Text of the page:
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Redefining Family

Sometimes the law leads in pushing societal change forward, but often it lags far behind, particularly in the face of scientific innovation and rapid technological change.

Over the past forty years or so, even how we define family has been subject to fundamental change, and in the future it will be even more so.

By way of historical perspective, in Ontario prior to 1978, when changes were made to the law, a child born outside of legal marriage was not considered to have status as a child when that term was used in a will unless the will provided otherwise. The term child meant only a child born within legal marriage.

Today, in Ontario, almost half, and in some other jurisdictions including Quebec, more than half of children are born outside legal marriage, illustrating the importance of legislative foresight. 

In the early years after 1978, a common clause included in many Ontario wills and trusts maintained the pre-1978 concept, and expressly excluded a child born outside marriage. For many people, the legislators were perhaps ahead of their own thinking and wishes with regard to inheritance. These clauses often became part of “boiler plate”. In the face of contemporary social reality given the number of children born outside marriage, their prevalence in many existing wills and trusts raise significant legal issues, and create possible unforeseen unfairness, but as well show how going against the winds of change can create practical problems.

Today, we also increasingly face the challenges of reproductive technology in estate planning, including its impact on who is considered a child, and who is not in respect to posthumously conceived children. Because conception can now occur both before and after death, our laws and estate planning must at least consider this possibility, and how best to deal with it.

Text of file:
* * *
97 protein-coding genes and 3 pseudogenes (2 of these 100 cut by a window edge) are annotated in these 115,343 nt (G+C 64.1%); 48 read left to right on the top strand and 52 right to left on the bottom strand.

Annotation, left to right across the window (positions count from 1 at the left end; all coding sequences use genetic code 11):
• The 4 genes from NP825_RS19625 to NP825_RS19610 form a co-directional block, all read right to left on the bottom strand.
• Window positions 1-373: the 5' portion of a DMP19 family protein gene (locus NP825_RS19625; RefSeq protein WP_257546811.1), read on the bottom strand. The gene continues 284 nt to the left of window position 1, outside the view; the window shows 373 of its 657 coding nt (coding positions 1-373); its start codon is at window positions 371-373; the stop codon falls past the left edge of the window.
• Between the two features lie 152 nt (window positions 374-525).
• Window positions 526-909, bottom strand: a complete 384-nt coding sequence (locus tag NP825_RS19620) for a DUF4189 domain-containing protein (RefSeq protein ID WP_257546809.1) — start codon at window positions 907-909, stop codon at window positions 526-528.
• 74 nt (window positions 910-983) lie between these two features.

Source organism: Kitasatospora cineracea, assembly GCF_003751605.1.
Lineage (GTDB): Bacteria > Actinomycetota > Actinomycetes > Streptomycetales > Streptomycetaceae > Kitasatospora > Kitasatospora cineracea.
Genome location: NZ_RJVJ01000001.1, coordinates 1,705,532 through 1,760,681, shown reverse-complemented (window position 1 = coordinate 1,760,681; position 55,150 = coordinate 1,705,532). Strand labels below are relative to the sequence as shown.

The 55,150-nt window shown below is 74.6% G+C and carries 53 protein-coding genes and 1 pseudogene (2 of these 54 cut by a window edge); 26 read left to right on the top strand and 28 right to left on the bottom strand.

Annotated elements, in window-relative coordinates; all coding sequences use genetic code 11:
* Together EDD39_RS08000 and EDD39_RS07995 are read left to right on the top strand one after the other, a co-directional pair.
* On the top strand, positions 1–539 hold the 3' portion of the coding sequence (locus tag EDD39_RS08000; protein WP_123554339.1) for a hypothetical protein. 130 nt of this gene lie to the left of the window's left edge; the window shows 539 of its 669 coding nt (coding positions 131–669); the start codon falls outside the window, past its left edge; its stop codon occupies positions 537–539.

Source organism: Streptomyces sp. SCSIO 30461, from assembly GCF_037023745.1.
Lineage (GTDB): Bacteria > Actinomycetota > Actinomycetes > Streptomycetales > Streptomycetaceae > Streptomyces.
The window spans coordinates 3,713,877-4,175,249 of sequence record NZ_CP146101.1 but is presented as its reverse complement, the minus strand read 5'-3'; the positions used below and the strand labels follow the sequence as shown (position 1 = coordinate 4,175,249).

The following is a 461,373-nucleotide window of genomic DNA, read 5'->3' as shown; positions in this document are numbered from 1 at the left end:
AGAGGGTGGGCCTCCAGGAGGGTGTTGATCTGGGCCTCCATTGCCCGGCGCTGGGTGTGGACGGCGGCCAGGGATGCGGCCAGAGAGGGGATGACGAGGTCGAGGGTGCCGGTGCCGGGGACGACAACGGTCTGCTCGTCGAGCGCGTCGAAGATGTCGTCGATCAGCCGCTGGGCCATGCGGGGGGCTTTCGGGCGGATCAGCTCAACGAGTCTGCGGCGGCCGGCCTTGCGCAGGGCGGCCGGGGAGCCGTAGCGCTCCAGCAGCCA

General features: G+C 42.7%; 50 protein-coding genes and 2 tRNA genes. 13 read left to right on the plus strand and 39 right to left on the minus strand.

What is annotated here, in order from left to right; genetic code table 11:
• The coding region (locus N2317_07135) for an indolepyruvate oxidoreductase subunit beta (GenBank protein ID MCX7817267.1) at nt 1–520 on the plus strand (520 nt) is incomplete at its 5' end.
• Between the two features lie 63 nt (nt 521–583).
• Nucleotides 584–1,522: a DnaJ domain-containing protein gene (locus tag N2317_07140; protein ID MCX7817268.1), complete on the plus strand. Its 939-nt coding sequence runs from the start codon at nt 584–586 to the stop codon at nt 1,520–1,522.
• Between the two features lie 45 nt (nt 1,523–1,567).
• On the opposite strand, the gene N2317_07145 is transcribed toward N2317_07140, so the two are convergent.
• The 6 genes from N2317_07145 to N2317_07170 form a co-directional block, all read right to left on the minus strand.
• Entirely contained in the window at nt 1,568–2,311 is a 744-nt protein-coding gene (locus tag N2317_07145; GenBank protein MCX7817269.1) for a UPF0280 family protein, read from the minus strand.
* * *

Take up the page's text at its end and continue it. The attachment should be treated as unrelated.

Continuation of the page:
Legislatures have started to react, some positively and some negatively, with regard to allowing posthumously conceived children to have inheritance rights. Twelve U.S. states have legislation to allow intestate rights for posthumously conceived children, as does one Canadian province–British Columbia. For public policy reasons, some jurisdictions have taken the stance that allowing posthumously conceived children inheritance rights would create impracticable obstacles in estate administration.

Wills and trusts, however, can be drafted to carry out each client’s objectives, even if legislatures drag their feet. Appropriate definitions can expand the definition of child and other lineal descendants to include those who are posthumously conceived and born after a death, but with certain conditions and limitations, such as the period within which a person must be born after a testator’s death.

None of us has a crystal ball to know where the world will be in the future on these issues and how it may impact our individual situations and family members. But what we do know is that the planning we carry out today has significant and lasting impact for future generations.

Who we include as a child or other descendant in our estate planning is important, just as the changes made in 1978 in Ontario and in many other jurisdictions were to include children born outside of marriage. Science has created an opportunity that did not exist until most recently. Now the challenge is to meet this new reality in a responsible and considered way.

– Margaret O’Sullivan

Watch for our next blog post when we discuss various cross-border probate issues.

The comments offered in this article are meant to be general in nature, are limited to the law of Ontario, Canada, and are not intended to provide legal advice on any individual situation. Before taking any action involving your individual situation, you should seek legal advice to ensure it is appropriate to your personal circumstances.